European countries such as Germany led the criticism of the detention of terrorists captured abroad at Guantanamo Bay and have demanded their release for years. When it comes to volunteering to have them running free in their own countries, however, these allies suddenly get a case of laryngitis when the US asks for volunteers. Barack Obama wants Berlin to take nine of the 250 inmates at Gitmo, but the Germans have thus far answered nein!
Berlin is being asked to take in nine Guantanamo inmates. So far the development is perceived as a first test of trans-Atlantic relations under President Barack Obama. In Germany, there are legitimate questions about the Uighur Chinese it is being asked to take in –but the Interior Ministry also appears to be buying time in an election year. …
Bavaria’s Interior Minister Joachim Herrmann — of the Christian Social Union, Bavaria’s sister party to Merkel’s Christian Democrats — called the request an “imposition” by the US. “We don’t need people like this in Germany,” he told the mass circulation tabloid Bild. “It would be extremely naive (of German Foreign Minister Frank-Walter Steinmeier) to let these people into the country.” Steinmeier himself, though, has kept relatively quiet on the subject — though he has been consistent in his support of the Obama administration.
In addition to issues of security, however, Steinmeier is equally concerned with the issue’s foreign policy implications. Firstly, this is one of the initial tests of the new trans-Atlantic relationship between the central Europeans and the Americans since the change of administration in the White House. At the same time Steinmeier, who is also the Social Democratic candidate for chancellor, has to consider the damage it could do to at-times volatile German-Chinese relations. As soon as the Obama administration’s wishes with regard to the Uighur prisoners were made public, a variety of Chinese diplomats paid a visit to Steinmeier’s offices. What, they wondered, was the German position on this Uighur question? The Chinese were told that a final decision had not yet been made.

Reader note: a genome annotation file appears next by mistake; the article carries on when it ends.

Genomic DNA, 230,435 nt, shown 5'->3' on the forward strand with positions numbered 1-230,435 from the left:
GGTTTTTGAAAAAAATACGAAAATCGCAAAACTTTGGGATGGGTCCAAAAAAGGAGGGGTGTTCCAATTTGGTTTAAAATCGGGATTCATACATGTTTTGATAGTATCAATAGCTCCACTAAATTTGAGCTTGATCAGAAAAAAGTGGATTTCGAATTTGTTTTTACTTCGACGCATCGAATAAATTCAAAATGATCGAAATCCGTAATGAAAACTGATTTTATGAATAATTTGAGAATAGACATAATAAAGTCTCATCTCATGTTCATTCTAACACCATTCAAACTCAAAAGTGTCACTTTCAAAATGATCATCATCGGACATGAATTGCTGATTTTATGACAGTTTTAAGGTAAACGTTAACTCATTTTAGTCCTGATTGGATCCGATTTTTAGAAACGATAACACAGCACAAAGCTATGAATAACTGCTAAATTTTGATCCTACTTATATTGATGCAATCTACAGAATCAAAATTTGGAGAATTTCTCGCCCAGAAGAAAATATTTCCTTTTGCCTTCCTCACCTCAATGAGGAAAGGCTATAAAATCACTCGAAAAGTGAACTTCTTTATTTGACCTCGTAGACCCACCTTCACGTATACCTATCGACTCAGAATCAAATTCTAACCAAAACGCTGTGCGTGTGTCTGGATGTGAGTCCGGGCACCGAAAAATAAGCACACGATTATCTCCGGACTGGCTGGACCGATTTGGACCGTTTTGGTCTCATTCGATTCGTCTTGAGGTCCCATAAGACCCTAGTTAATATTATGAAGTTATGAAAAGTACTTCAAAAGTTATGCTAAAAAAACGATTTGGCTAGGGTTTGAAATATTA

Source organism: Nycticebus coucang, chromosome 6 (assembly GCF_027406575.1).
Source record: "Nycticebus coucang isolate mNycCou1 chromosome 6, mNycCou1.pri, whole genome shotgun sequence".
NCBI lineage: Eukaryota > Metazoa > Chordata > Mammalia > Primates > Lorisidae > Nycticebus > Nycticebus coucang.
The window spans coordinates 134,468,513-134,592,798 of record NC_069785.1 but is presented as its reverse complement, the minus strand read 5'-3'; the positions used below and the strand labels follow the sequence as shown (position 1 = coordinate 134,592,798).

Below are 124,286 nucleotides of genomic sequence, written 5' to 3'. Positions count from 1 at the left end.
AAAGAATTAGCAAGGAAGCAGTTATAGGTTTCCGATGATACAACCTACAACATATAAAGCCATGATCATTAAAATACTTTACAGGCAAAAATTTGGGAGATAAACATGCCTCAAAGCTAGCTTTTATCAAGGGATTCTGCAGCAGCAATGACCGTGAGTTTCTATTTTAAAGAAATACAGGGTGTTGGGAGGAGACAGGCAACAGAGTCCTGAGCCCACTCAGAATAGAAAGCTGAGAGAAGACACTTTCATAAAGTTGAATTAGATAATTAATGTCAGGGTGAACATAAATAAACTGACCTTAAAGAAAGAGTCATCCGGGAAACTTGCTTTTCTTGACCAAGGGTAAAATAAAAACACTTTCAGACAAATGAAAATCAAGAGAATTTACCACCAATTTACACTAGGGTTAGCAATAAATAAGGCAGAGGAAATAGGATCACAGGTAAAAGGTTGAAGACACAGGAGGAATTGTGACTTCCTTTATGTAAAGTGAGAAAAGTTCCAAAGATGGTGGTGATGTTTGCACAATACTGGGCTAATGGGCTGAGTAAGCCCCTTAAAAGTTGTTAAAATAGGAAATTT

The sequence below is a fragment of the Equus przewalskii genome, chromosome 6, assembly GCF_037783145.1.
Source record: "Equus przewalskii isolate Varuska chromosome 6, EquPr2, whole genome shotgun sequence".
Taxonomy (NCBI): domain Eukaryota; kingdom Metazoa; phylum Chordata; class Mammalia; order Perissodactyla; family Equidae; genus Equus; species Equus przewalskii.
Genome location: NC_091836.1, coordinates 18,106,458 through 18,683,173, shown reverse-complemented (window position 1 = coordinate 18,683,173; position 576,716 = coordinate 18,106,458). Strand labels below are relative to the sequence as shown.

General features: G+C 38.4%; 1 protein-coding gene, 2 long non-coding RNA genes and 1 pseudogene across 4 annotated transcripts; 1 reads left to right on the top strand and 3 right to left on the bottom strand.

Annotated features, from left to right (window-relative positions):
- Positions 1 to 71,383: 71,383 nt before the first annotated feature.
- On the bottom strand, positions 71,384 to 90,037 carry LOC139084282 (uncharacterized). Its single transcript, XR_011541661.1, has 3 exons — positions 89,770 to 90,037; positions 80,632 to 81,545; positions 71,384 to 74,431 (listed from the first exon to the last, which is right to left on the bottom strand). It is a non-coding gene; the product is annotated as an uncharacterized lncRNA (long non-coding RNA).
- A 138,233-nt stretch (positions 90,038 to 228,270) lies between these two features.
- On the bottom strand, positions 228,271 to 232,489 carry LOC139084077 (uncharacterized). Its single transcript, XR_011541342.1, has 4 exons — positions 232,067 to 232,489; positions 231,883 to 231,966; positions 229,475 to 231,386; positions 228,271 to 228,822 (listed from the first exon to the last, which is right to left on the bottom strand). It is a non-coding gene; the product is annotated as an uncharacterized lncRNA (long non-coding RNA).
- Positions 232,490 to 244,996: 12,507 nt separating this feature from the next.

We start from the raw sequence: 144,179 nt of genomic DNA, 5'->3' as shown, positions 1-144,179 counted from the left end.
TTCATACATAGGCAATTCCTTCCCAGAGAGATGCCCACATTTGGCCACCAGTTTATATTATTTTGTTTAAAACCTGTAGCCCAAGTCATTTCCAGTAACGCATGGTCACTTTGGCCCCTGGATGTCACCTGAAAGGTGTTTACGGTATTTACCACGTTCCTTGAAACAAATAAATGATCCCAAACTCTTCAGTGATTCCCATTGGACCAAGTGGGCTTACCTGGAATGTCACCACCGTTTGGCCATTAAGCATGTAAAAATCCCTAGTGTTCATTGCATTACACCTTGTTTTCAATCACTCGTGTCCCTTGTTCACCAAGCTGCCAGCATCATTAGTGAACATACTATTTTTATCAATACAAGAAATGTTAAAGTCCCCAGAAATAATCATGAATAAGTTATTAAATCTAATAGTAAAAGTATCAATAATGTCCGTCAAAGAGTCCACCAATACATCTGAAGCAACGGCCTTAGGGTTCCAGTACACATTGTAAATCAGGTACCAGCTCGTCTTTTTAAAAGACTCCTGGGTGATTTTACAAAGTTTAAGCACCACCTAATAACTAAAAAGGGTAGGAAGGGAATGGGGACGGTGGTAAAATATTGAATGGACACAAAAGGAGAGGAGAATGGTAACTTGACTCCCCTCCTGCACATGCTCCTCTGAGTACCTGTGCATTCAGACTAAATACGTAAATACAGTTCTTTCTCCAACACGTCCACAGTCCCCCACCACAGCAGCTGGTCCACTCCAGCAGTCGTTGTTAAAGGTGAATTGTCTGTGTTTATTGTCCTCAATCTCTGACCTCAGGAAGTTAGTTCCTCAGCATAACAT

People find it much easier to carp from the sidelines than to actually do the work and take the risks. Germany is a pretty good example of this on Afghanistan as well, although hardly the only one. They refuse to take combat roles, preferring to fill slots more commonly referenced as REMFs by American military veterans.
Until now, they’ve been REMFs on Gitmo, too. They want the detainees released, but presumably not in China, where the Uighers will get locked up or worse by Beijing, who for some reason consider radical Muslims who have trained at al-Qaeda camps (by their own admission) dangerous. Germany and its European allies would prefer that Obama simply set them all free in the US, but Obama would like to win re-election in 2012, and the freed-the-terrorists-to-live-among-us vote is a shockingly limited demographic.
Berlin has a problem. They want to show that their opposition to American policy related to the very unpopular George Bush, and show an affinity for the very popular Barack Obama. Will they want that enough to welcome trained AQ terrorists into Germany? Somehow, I think that Angela Merkel will find more ways to punt on the Uighers.